Why was inflation so rampant during World War I?
It is not uncommon for inflation to occur during a war. Because resources have to be allocated for the war effort, shortages of supplies at home become common. This will cause prices to rise. The government also encourages businesses to settle with labor unions during a war. It is important for workers to stay on the job and produce the materials needed for war. These wage increases could also encourage an inflationary period.
During World War I, the government created the National War Labor Board. This group pressured companies to settle with workers. This led to pay increases. Workers agreed not to do anything to interfere with the war effort in exchange for better conditions and pay. The War Industries Board and the Food Administration also regulated the supply of materials. While rationing didn’t have to be used, people voluntarily gave up meat and bread on certain days. There was a shortage of these and other items because the soldiers needed them. Even though business owners agreed to keep prices under control, inflation existed during World War I due to the shortages, the demand for supplies by the military, and the pay increases received by workers.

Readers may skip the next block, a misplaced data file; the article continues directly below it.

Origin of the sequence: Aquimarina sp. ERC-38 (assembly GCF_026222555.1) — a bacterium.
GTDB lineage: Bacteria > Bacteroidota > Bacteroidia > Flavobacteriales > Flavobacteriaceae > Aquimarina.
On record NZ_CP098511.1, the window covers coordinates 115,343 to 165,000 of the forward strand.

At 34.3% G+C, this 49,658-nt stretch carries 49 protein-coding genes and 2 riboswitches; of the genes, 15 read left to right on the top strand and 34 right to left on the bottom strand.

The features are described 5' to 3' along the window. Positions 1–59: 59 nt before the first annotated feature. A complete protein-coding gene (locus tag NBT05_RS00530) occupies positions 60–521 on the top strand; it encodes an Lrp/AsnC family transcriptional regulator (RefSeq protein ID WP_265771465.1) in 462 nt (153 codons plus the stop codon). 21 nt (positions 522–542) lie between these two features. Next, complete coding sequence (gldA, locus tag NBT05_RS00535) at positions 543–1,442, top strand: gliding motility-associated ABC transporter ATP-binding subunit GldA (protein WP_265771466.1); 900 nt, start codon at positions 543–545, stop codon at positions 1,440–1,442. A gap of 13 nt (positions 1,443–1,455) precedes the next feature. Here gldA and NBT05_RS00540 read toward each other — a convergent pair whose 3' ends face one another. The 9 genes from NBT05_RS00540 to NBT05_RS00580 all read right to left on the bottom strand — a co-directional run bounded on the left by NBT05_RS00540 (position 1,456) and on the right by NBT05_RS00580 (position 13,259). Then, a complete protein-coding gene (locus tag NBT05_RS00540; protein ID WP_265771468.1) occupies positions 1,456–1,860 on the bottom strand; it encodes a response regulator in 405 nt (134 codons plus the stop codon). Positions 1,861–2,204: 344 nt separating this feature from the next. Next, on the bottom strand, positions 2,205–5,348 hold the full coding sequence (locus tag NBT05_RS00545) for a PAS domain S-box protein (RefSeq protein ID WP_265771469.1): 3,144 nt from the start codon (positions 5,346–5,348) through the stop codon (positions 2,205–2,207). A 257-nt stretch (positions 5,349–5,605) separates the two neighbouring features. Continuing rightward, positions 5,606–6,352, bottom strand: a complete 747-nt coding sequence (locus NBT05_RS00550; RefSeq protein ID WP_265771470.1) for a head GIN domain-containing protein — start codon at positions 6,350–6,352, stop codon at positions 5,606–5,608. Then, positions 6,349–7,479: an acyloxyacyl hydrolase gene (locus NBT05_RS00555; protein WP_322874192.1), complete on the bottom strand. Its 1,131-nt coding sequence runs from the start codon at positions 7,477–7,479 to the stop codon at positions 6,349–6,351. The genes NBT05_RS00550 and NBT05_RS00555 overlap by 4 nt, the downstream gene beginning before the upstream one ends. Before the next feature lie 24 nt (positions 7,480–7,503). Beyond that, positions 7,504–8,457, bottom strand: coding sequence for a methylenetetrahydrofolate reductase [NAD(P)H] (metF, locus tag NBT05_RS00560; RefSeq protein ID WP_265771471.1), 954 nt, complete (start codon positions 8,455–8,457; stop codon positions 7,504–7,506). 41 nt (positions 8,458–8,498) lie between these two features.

After World War I, there also was a big period of inflation. Business owners wanted to raise prices, and people wanted to buy items that were unavailable during the war. Business owners agreed to limit price increases during the war, but they agreed to pay the workers more during the war. As a result, businesses raised prices after World War I ended. The demand for products also increased. This led to even higher price increases after the war. After World War I ended, inflation was a major issue for our economy.